The Sally Challen case: Q&A with Rhiannon Cambrook-Woods

As many of you will know from the recent news headlines, Sally Challen was found guilty of murder in 2011 after striking her husband, Richard Challen, to death with a hammer – after over 30 years of being in an abusive relationship.

Since then, the law surrounding both domestic abuse victims and their abusers has dramatically changed, and as such, Sally’s defence team have used this new legislation to appeal to the courts in order to overturn her murder charge or lessen her conviction to manslaughter.

After two days of proceedings in The Court of Appeals, Sally’s appeal was successful. There will now be a retrial on the murder of her husband – although she has been denied bail. The new psychiatric evidence presented by Justice for Women and Challen’s lawyer now provides a better understanding of the events leading to Sally’s husband’s death, taking into account the coercive control she experienced over the course of her marriage.

Speaking with our Managing Director, Rhiannon Cambrook-Woods, we explore the what Sally’s future trial could hold from a legal perspective and how it could affect future cases.

Q –Whilst we agree that is a landmark case for all those who have suffered the consequences of abusive relationships, what could potentially be the downfall in using the coercive and controlling behaviour as a defence in her retrial?

A –Interestingly, in Sally’s case the circumstances surrounding her case happened before the offence of controlling and coercive behaviour came into effect in 2015. In the retrial, coercive control can be attested as motive, but to what extent? That’s what is really going to be under scrutiny in the retrial.

Q –Will the actions and evidence of the coercive control prior to this date be admissible in the courts to its full effect?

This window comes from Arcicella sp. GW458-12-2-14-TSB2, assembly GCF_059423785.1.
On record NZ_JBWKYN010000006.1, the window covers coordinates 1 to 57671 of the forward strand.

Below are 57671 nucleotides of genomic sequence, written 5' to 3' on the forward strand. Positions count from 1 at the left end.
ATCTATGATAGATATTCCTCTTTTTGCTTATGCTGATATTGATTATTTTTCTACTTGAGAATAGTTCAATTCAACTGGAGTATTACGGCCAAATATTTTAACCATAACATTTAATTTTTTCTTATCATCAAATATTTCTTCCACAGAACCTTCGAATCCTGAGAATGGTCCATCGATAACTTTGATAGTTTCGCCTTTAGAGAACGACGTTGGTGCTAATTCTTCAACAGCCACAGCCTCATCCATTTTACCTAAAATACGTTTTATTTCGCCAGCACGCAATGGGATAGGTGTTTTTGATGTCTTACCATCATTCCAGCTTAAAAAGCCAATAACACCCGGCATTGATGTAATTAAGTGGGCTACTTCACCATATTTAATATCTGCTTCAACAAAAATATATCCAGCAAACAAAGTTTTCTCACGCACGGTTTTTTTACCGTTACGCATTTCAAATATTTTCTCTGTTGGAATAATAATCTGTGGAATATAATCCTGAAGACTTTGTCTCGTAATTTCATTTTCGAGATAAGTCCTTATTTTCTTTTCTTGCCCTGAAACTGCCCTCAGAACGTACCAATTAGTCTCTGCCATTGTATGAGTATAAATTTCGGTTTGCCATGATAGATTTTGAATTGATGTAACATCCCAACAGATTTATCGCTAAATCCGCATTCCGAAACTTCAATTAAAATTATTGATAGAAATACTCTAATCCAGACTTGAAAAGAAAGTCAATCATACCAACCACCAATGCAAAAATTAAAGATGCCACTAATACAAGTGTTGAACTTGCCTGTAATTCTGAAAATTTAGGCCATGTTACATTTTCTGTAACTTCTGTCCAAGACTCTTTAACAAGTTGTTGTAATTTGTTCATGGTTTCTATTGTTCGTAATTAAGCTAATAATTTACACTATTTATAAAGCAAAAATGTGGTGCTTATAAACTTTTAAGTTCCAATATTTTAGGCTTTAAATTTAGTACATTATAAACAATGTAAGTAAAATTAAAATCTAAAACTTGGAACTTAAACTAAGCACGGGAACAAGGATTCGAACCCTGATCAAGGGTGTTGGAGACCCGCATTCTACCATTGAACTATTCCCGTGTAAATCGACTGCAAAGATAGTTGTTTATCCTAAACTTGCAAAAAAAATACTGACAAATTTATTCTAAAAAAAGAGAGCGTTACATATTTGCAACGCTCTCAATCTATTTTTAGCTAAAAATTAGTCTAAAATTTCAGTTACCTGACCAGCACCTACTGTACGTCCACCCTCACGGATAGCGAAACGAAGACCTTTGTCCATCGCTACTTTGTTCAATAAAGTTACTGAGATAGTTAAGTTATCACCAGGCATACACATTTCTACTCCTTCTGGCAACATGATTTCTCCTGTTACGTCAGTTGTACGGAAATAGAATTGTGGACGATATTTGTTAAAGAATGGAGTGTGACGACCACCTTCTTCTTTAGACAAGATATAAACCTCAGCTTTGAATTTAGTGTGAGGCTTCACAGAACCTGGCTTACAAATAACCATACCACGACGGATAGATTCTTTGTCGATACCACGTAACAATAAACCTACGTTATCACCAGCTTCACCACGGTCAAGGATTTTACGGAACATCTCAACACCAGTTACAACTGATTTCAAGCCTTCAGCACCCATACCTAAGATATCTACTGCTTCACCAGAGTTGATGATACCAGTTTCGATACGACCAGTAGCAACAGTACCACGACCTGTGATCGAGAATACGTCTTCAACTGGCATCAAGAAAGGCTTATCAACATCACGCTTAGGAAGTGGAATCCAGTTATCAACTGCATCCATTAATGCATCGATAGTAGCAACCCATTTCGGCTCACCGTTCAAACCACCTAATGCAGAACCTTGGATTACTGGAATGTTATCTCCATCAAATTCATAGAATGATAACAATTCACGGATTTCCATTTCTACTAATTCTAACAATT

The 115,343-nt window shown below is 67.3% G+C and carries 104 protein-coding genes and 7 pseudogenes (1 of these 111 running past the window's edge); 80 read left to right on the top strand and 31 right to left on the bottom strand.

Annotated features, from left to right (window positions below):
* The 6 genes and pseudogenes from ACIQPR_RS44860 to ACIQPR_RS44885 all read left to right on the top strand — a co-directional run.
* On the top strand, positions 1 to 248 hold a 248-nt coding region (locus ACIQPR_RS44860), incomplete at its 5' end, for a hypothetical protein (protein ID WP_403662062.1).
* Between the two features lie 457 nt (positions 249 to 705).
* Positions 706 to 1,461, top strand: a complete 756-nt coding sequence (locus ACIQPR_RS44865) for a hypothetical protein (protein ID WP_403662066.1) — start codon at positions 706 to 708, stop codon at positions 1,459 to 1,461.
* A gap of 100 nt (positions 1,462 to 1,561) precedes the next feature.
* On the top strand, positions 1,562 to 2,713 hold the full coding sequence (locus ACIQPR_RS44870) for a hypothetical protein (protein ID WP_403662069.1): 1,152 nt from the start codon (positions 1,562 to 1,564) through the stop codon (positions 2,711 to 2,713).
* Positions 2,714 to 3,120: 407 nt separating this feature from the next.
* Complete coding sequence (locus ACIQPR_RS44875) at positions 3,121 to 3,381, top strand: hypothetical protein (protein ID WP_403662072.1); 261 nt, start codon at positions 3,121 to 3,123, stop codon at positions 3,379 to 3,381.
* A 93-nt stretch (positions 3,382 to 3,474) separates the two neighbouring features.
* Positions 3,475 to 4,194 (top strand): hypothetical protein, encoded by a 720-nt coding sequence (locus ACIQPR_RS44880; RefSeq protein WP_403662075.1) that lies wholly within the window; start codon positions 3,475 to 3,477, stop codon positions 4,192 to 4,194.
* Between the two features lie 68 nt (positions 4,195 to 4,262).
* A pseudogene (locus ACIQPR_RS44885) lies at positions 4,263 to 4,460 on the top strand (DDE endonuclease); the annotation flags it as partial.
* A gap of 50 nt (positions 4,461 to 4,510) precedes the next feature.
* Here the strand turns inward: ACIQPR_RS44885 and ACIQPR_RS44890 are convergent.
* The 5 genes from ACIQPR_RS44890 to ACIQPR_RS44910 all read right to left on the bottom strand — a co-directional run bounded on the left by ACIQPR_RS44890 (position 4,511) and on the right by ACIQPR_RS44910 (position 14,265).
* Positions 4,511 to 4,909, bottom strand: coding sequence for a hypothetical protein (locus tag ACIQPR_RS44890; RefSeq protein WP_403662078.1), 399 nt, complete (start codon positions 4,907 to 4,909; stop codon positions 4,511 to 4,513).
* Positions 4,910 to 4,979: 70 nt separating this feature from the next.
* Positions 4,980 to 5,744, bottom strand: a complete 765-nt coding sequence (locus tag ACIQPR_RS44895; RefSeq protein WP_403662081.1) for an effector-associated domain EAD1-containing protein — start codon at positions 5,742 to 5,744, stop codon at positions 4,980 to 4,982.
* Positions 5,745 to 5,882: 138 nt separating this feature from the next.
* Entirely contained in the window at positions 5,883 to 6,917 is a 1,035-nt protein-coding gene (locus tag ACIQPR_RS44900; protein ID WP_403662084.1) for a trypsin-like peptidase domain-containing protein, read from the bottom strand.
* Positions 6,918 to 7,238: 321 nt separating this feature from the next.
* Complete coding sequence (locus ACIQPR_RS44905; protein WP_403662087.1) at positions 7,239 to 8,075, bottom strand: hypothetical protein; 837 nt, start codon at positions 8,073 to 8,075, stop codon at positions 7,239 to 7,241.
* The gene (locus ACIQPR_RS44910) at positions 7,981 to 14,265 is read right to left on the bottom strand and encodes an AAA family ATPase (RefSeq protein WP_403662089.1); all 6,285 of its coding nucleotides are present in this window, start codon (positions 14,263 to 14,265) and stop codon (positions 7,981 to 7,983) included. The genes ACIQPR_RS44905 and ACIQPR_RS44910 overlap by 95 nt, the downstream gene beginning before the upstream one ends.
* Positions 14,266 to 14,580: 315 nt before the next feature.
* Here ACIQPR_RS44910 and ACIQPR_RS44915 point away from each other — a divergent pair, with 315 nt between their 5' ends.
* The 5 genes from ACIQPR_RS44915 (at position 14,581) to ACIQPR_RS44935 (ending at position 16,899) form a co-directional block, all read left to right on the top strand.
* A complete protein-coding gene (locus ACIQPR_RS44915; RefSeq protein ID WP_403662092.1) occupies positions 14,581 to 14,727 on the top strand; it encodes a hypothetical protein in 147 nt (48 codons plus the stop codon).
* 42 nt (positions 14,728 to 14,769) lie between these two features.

A –The law states that anything before 29thDecember 2015 is not an offence but can be used as bad character evidence, this is where the question lies as if it is allowed and accepted as a significant defence, it starts a domino effect for other cases and could even affect the recently changed law itself.

Q –After looking at all media coverage and knowing the law itself, do you have any predictions as to what the potential outcome of the retrial will be?

A –It seems there is clear evidence that what Sally endured was unacceptable to say the least, horrific. However, ultimately it is my opinion that a retrial will not see her immediately released, or indeed the sentence lowered. This is not because I don’t acknowledge nor recognise what her and her children endured. The law is hard to change, and if Sally wins her retrial this could have much wider legal implications and cause a chain reaction of similar cases.

I’d like to see this case make history and result in a positive outcome – should the evidence be conclusive to manslaughter over murder.  Not just for the Challen family and friends, but for all those who have been provoked to defend themselves against their partner’s constant abusive actions. And, whilst this may start of ripple of changes, it could be beneficial for the justice system.